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March 1964

The Johns Hopkins Hospital and the Johns Hopkins University School of Medicine: A Chronicle;

Arch Intern Med. 1964;113(3):466. doi:10.1001/archinte.1964.00280090152033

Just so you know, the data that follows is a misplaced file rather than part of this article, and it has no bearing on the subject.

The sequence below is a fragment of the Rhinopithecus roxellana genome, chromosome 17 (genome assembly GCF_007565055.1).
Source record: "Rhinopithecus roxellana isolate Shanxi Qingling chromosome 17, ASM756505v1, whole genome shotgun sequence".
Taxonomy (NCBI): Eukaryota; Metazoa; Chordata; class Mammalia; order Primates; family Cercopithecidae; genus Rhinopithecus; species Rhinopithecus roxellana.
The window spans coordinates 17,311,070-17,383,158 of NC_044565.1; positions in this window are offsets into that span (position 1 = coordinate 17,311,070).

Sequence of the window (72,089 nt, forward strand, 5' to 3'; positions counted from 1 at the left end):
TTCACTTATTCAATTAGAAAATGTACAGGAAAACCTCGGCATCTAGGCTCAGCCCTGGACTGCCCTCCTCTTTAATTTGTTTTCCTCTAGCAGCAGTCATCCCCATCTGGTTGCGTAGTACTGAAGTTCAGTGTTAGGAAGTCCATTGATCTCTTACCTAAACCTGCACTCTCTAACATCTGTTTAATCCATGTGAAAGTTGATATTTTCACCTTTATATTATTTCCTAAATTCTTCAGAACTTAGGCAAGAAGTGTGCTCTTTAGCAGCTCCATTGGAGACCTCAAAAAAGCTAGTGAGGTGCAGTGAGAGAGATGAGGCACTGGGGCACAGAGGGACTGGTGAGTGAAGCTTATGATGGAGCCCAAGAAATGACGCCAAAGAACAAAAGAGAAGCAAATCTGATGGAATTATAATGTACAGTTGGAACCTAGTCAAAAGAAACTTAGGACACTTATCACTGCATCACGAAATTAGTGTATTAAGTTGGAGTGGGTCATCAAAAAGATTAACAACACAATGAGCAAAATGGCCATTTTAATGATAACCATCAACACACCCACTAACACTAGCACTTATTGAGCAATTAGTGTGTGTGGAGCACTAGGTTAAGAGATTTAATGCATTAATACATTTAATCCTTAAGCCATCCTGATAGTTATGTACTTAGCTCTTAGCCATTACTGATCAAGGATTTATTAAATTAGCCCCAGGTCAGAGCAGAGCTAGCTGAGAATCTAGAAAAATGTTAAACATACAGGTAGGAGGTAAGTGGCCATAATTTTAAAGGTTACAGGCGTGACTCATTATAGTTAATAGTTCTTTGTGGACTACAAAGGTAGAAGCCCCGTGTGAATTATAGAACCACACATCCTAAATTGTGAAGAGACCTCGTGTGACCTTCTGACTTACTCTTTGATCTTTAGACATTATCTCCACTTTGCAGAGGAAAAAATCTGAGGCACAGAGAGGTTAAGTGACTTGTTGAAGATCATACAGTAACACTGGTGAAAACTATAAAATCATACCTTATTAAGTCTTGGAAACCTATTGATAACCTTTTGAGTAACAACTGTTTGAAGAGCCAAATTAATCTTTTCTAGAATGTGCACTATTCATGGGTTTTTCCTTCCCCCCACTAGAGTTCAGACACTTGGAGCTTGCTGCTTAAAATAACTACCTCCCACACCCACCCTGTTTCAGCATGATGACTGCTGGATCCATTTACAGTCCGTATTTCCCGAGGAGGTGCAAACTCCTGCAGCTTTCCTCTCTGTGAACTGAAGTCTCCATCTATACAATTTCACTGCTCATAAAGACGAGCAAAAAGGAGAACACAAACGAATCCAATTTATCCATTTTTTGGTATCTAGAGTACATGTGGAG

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The third volume of Chesney's chronicle of the Johns Hopkins takes us from 1905, the year Osier left, through 1914, the first year of World War I. It embraces the period in which full-time medicine was beginning to be actuality rather than a dream, and in the process creating such a great furor that some old friends became enemies. This volume carries the Johns Hopkins Hospital down to its 25th year and witnesses the graduation of the 18th medical class. Out of the mass of data so skillfully sifted for Chesney's chronicle we see now more clearly than ever the lengthening shadow of the great men whose imagination and forethought, whose diligent work, and whose consecration to learning altered medicine and gave it its modern form in this country. They helped fuse the diverse and conflicting elements into a clear pattern of medical education which had spread from this country

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